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Arizona Social Security Disability Blog

Saturday, May 7, 2016

A Primer on Disability Appeals

What can I do if my application for SSDI is denied?

Let's face it: anyone can become disabled due to an accident or illness and be unable to continue working. While the Social Security Administration (SSA) has a program that provides benefits to disabled individuals, Social Security Disability Insurance (SSDI), obtaining these benefits can be difficult.

Eligibility for SSDI

To be eligible for disability benefits, you must have an injury or illness that prevents you from participating in substantial gainful activity. In particular, the medical condition must be expected to last for at least one year or result in death (the SSA has guidelines for medical conditions that qualify). There are however, a number of reasons that an application can be denied.

For example, your medical condition may not be on the list, or the SSA may determine that your condition is not a disability. In addition, in order to be approved for benefits, you must undergo an examination by an independent physician whose findings may not agree with those of doctor who treated you.

Added to this burden is the extensive paperwork that must be completed. If there are mistakes in the application or any required information is missing, the claim will be denied.  That's the bad news.  The good news is that once you receive a notice of denial from  Disability Determination Services (DDS), the state agency in Arizona that determines whether your medical condition is a disability, you can file an appeal.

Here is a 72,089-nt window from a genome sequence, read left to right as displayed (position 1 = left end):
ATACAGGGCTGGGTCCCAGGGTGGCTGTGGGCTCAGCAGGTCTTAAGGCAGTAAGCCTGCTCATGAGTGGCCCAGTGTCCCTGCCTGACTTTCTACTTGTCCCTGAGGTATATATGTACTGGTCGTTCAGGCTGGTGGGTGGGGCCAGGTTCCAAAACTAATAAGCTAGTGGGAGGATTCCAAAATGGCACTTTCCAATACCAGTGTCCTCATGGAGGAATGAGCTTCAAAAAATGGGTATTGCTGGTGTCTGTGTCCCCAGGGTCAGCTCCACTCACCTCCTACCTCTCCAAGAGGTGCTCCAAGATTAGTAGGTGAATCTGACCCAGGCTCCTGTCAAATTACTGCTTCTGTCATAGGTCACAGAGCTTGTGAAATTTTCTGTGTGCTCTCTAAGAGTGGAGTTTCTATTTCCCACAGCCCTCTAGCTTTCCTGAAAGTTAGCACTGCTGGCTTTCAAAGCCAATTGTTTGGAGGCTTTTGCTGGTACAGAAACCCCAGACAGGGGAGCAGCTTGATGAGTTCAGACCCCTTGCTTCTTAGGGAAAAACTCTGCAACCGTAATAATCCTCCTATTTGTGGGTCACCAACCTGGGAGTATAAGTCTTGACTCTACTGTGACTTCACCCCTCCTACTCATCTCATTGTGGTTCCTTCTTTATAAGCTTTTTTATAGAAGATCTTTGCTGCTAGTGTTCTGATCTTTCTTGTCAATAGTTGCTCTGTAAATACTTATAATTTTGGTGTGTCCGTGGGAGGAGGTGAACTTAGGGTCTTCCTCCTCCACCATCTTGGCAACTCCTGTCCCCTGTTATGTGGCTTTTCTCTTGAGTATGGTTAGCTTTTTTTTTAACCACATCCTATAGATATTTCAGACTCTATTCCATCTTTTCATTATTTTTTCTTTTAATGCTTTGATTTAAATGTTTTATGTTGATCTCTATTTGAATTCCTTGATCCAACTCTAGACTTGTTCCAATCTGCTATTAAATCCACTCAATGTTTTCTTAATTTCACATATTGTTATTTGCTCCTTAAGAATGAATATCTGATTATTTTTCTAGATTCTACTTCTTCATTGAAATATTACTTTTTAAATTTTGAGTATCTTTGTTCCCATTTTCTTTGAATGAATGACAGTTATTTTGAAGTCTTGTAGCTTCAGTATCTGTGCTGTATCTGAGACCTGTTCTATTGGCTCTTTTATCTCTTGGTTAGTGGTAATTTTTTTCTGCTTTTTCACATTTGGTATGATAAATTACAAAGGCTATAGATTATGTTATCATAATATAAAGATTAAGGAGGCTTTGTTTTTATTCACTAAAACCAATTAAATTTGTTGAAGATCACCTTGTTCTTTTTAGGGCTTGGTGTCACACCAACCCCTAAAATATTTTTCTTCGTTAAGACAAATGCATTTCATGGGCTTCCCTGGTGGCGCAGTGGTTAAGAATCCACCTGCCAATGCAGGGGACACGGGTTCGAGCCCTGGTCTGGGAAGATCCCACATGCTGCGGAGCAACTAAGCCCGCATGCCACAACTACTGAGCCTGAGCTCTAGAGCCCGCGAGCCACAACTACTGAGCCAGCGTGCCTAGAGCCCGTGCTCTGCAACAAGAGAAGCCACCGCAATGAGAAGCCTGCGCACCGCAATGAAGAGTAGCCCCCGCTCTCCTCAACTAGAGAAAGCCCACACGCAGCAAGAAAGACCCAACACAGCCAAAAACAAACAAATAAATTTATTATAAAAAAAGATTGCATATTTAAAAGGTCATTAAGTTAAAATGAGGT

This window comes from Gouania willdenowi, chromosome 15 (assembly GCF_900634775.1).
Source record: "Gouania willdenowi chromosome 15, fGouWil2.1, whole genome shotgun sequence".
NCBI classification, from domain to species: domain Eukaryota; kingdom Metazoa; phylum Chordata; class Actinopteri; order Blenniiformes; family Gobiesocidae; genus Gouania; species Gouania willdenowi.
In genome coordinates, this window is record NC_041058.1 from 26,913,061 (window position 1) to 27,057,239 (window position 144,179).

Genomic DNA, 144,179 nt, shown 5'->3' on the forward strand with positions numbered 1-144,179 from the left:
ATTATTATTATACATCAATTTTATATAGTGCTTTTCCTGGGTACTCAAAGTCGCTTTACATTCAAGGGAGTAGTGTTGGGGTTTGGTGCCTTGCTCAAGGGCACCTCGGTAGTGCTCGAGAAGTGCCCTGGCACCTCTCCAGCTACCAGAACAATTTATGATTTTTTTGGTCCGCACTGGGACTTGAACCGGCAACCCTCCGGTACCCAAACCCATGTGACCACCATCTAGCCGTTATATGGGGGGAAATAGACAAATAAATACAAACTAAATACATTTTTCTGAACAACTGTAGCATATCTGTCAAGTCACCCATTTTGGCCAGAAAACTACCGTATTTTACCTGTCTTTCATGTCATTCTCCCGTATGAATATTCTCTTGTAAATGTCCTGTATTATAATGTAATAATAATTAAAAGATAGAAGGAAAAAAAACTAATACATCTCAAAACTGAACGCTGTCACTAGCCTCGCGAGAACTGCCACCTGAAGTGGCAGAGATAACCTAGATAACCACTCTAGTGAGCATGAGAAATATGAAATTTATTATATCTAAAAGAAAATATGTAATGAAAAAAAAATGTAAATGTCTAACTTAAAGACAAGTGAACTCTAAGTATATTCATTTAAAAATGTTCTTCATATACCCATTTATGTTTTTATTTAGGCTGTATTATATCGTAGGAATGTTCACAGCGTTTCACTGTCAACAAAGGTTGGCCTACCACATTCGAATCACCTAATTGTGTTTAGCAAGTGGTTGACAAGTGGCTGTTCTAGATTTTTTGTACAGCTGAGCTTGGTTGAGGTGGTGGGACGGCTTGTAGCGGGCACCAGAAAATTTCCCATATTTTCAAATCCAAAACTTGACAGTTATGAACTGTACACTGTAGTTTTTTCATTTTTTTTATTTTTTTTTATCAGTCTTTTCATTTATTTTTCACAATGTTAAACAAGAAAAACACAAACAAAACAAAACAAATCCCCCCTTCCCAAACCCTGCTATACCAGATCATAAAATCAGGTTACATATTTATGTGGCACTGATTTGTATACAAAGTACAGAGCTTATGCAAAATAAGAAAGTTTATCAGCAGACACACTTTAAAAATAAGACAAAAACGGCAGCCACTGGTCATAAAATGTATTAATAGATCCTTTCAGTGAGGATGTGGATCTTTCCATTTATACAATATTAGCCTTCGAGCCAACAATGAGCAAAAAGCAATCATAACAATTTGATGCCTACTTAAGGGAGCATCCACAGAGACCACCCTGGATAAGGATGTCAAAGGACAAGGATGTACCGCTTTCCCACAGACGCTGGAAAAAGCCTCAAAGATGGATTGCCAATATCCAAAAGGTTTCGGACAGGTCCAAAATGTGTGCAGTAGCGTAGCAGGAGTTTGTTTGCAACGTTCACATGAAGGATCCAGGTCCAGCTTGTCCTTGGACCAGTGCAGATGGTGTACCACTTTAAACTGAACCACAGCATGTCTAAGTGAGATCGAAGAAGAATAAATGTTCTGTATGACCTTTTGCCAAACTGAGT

Appealing a Disability Denial in Arizona

If the DDS denies your disability application, the first thing to do is file a request for reconsideration within 60 days of receiving the notice of denial. Your application will be reevaluated by a different medical consultant and an examiner who were not involved in the initial determination. However, reconsideration claims are often denied; in fact only 5-10 percent are granted, particularly in cases in which there has been a new diagnosis or a condition has worsened.

If your reconsideration is denied, you have 60 days to request a hearing before an administrative law judge (ALJ). These judges are SSA attorneys who are tasked with upholding or overturning denials. Many disability applicants who are represented by an attorney with expertise in SSDI win these appeals. If you are denied by the ALJ, however, you can request the Appeals Council to review your claim.

The Council can either overturn the decision, send it back to the ALJ for reconsideration, or deny your claim in which case your last resort is to file a lawsuit with the U.S. district court. The judge will review the case for legal errors and determine if there are valid reasons to overturn the ALJ's decision.

In the final analysis, whether you are submitting an initial application for disability benefits or considering pursing an appeal, your chances of having a claim approved are significantly greater when you have an experienced Social Security Disability attorney by your side.


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